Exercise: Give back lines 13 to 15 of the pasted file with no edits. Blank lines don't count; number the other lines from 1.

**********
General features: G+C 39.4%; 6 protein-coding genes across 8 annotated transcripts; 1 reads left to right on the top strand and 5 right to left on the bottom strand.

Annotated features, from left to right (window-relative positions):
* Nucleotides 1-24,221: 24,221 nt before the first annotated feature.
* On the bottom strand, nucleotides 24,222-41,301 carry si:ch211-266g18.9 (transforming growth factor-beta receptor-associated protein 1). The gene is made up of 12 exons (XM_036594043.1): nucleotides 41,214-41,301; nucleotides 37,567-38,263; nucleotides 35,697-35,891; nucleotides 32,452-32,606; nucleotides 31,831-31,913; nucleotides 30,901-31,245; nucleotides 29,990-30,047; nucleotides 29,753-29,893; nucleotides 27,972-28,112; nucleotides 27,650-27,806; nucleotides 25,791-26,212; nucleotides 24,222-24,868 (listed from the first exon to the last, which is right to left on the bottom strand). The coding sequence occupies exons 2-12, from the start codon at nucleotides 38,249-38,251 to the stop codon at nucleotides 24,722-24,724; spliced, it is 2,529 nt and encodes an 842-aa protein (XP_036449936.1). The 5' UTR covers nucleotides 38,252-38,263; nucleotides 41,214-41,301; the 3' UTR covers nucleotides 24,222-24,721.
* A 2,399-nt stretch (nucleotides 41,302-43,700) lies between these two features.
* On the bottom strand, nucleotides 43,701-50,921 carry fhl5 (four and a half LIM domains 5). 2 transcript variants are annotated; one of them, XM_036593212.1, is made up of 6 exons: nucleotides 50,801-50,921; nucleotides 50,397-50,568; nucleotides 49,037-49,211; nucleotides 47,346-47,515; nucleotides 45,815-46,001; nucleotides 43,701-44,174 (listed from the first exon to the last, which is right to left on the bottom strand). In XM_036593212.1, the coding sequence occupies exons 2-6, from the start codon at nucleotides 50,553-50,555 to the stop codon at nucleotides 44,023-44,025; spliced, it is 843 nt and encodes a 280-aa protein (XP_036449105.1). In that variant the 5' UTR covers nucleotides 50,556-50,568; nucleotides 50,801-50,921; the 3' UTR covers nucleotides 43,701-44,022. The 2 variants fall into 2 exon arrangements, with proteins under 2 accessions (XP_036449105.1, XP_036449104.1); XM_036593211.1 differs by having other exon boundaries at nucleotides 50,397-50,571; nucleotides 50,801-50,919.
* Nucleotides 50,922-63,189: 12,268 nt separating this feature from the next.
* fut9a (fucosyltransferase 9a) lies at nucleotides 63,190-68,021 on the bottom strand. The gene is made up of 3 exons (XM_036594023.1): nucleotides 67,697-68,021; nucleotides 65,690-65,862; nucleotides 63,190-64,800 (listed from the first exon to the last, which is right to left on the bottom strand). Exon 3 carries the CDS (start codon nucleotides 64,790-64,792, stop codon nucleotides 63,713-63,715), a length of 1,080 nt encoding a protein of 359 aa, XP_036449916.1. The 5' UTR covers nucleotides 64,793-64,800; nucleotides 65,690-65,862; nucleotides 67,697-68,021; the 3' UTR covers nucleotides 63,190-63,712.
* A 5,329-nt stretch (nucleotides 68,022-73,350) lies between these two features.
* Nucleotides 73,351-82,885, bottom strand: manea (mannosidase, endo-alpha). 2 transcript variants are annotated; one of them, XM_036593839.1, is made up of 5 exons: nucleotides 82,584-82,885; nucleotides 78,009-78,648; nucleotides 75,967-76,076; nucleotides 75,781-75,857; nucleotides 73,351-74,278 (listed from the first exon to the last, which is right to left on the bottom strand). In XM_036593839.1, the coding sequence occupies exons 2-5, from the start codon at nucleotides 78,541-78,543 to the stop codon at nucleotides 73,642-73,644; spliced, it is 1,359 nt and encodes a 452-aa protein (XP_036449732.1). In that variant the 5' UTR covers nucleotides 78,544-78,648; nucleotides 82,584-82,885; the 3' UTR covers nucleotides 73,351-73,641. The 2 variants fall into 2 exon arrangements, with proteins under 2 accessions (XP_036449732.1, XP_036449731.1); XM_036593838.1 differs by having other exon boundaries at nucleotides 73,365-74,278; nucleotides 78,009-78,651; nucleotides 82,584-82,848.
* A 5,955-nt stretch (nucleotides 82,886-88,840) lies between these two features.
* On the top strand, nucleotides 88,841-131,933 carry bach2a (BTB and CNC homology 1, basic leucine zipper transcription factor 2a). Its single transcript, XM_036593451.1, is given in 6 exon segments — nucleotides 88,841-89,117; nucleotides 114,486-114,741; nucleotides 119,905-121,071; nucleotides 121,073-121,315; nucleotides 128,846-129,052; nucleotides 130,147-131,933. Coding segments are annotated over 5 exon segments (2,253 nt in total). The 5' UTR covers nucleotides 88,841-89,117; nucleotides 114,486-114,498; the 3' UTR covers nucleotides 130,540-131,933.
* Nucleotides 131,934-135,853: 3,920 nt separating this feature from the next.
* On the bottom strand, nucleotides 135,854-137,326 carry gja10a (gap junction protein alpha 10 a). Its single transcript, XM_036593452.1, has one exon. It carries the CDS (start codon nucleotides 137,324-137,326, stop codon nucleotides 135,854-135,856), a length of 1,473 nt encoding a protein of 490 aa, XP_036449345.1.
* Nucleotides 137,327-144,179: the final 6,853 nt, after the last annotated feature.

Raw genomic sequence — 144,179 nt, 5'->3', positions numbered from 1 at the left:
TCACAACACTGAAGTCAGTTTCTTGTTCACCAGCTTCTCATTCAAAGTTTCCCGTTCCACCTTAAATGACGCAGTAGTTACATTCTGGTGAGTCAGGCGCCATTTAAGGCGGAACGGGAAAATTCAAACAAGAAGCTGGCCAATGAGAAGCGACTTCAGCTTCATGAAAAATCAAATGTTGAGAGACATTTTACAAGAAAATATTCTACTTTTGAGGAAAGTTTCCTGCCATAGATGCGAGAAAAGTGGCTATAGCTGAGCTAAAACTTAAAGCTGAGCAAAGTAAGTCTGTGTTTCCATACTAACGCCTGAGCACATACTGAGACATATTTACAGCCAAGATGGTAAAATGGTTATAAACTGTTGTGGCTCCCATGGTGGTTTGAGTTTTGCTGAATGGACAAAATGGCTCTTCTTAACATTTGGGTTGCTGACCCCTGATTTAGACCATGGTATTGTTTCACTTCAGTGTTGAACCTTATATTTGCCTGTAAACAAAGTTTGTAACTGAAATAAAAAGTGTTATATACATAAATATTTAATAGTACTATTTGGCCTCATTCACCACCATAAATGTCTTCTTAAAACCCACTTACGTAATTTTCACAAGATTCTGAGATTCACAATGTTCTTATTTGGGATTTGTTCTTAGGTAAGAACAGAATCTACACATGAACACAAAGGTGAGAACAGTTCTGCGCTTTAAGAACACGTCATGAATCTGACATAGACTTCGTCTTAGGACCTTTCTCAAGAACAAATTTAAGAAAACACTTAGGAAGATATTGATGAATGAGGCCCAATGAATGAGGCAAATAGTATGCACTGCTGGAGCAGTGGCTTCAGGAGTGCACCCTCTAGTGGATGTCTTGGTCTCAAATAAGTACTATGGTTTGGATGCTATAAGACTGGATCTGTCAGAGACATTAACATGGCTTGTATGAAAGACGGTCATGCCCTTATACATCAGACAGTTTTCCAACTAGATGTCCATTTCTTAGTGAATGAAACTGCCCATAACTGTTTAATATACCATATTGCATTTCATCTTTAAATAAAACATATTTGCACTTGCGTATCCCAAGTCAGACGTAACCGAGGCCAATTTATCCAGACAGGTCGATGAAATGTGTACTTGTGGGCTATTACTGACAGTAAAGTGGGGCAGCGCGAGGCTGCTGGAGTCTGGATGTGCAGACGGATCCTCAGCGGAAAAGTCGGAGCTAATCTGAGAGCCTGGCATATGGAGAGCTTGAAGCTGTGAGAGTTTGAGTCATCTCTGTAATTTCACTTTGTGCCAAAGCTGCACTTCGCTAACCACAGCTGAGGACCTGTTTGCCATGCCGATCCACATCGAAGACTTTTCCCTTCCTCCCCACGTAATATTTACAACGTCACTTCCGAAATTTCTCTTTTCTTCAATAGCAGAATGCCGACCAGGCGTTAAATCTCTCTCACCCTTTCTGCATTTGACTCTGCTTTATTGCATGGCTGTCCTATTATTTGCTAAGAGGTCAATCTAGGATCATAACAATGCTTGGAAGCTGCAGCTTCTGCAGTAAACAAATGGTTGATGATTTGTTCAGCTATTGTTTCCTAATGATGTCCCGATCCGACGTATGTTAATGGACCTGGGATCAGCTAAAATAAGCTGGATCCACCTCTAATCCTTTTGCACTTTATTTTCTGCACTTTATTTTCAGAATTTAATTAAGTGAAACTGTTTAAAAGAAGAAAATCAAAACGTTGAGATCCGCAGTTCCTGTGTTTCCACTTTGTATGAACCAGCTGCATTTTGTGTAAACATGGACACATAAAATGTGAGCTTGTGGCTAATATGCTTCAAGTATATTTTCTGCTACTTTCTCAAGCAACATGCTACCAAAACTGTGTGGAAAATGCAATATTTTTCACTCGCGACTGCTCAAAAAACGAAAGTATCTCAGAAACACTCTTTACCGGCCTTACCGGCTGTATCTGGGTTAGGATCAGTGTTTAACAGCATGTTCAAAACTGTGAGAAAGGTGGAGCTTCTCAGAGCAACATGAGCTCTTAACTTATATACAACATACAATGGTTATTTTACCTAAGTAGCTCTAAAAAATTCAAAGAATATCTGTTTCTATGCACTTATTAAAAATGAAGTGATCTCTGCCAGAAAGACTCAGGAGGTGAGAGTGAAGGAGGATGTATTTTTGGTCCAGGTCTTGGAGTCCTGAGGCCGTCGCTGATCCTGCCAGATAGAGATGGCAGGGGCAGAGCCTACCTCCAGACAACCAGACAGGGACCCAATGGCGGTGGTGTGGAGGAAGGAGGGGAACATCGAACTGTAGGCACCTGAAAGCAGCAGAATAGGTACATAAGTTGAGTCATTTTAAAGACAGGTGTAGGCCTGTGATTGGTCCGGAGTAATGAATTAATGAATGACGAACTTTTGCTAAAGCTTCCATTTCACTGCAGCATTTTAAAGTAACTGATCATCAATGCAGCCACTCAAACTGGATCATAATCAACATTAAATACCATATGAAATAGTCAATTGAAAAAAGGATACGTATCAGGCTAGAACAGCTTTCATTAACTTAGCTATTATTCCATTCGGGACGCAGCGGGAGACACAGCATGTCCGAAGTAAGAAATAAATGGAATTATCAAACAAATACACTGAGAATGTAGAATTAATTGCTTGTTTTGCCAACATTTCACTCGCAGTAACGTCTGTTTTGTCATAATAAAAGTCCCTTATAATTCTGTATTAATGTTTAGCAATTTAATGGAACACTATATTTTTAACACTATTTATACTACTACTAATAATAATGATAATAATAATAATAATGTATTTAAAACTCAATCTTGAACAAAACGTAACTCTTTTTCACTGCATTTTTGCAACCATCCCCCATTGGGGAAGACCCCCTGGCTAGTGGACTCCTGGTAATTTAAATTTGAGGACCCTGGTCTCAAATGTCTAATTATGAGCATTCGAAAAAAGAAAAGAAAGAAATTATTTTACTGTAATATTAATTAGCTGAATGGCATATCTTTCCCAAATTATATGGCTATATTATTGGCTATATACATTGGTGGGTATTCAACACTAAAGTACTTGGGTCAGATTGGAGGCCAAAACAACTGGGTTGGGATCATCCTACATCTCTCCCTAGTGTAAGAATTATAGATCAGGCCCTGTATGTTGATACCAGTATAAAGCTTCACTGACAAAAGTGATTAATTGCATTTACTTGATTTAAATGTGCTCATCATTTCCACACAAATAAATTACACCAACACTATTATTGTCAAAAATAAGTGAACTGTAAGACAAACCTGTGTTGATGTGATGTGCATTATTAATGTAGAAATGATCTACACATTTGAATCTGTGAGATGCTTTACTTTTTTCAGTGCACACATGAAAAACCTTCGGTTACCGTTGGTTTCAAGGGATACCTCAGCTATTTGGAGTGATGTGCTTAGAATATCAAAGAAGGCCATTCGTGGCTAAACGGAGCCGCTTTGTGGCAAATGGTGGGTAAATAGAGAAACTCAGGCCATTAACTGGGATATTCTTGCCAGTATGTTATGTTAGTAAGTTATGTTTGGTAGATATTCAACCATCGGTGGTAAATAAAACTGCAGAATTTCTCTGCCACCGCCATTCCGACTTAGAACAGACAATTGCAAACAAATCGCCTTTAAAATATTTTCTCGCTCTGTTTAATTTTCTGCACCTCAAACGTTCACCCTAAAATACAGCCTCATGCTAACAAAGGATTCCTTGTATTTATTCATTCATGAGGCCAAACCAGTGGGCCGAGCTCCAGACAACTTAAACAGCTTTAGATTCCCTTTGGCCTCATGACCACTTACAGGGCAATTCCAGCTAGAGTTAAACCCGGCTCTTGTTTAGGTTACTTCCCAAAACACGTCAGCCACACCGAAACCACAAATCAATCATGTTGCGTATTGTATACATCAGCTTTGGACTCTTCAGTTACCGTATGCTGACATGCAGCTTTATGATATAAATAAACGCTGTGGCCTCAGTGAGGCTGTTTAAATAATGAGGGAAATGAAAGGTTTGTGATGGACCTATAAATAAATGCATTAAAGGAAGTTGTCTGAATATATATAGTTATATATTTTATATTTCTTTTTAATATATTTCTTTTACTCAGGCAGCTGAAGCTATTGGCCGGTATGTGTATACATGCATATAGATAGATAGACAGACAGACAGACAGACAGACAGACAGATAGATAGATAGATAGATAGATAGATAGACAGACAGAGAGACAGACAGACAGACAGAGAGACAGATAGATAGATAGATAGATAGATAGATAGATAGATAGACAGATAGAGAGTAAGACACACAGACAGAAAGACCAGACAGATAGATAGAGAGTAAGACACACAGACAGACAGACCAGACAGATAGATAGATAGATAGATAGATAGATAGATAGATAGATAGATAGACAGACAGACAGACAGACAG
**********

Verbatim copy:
* Nucleotides 131,934-135,853: 3,920 nt separating this feature from the next.
* On the bottom strand, nucleotides 135,854-137,326 carry gja10a (gap junction protein alpha 10 a). Its single transcript, XM_036593452.1, has one exon. It carries the CDS (start codon nucleotides 137,324-137,326, stop codon nucleotides 135,854-135,856), a length of 1,473 nt encoding a protein of 490 aa, XP_036449345.1.
* Nucleotides 137,327-144,179: the final 6,853 nt, after the last annotated feature.